|WASHINGTON - U.S. Democratic presidential challenger John Kerry pledged $10 billion over a decade to help U.S. electric utilities find cleaner ways to burn coal, the nation\'s most abundant energy source.|
In a bid to lure votes from coal-producing states like West Virginia, Kerry said that if elected he would offer incentives, like research grants, to encourage utilities to build coal-fired plants that give off almost no pollutants.
\"Coal is abundant, coal mining creates jobs and I believe that with the right investment and commitment coal can be an even cleaner part of America\'s energy future,\" Massachusetts senator Kerry said in a statement.
West Virginia\'s Democratic senators - Robert Byrd and Jay Rockefeller - endorsed Kerry\'s plan, as did unions representing utility employees and mine workers .
Byrd also accused President George. W. Bush of ducking a campaign pledge to invest $2 billion in cleaner coal plants over a decade. That promise helped Bush secure West Virginia\'s electoral votes in the 2000 election.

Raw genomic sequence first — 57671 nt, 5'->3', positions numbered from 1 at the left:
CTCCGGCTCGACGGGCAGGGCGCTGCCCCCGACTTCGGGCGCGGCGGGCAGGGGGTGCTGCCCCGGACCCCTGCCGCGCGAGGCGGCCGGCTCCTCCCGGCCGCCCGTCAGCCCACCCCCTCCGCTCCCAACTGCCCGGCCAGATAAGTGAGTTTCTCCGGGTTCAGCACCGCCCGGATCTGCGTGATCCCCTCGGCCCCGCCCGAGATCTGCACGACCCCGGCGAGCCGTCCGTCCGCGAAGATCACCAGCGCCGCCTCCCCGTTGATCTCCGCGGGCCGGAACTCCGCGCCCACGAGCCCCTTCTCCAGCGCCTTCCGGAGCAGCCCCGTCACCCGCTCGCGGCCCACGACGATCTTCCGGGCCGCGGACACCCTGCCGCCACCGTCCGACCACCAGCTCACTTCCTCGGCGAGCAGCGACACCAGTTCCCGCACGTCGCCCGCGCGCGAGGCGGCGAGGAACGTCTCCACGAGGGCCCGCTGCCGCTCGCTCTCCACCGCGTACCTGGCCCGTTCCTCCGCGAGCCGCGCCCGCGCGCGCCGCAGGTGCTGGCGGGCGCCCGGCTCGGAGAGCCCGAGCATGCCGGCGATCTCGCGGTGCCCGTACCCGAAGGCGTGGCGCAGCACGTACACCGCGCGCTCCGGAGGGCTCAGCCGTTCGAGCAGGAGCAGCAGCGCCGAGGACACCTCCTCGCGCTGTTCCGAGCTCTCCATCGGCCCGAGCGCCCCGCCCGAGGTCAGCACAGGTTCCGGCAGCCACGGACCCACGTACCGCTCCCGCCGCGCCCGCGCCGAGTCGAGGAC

The U.S. Energy Department did not return calls seeking comment on Kerry\'s proposal.
KING COAL REDUX
Soaring prices for natural gas have sparked renewed interest in \"King Coal\" as a source of electricity.
The United States is increasingly dependent on foreign countries like Saudi Arabia for its crude oil but holds about a quarter of the world\'s recoverable coal reserves.
At about 270 billion short tons, that\'s enough to last over two centuries at current production rates, according to U.S. Energy Information Administration estimates.
Coal-fired power plants generate about half of the nation\'s electricity supplies, but few new plants have been built over the last decade because of uncertainty over federal clean air standards.
Utility American Electric Power, which owns the biggest fleet of U.S. power plants, supports Kerry\'s plan.
\"This country needs to do something to reduce long-term demand and price volatility of natural gas,\" said AEP spokesman Pat Hemlepp. \"The only way to do that at this time is the use of coal-fired generation.\"
AEP, the largest coal consumer in the Western Hemisphere, could build a new plant that uses so-called integrated gasification combined cycle technology, Hemlepp said.
This new technology supported by Kerry\'s plan would pulverize coal into gas before burning it, which substantially reduces harmful emissions.
The Energy Department estimates the nation will need over 100 new coal plants by 2025 to keep pace with growing electricity demand.
The department says it is on track to spur development of a cleaner fleet of coal plants.
Last month, it said it has received $6 billion in private-industry proposals for its clean coal initiative, with government funds to be awarded by year-end.
Story by Chris Baltimore
REUTERS NEWS SERVICE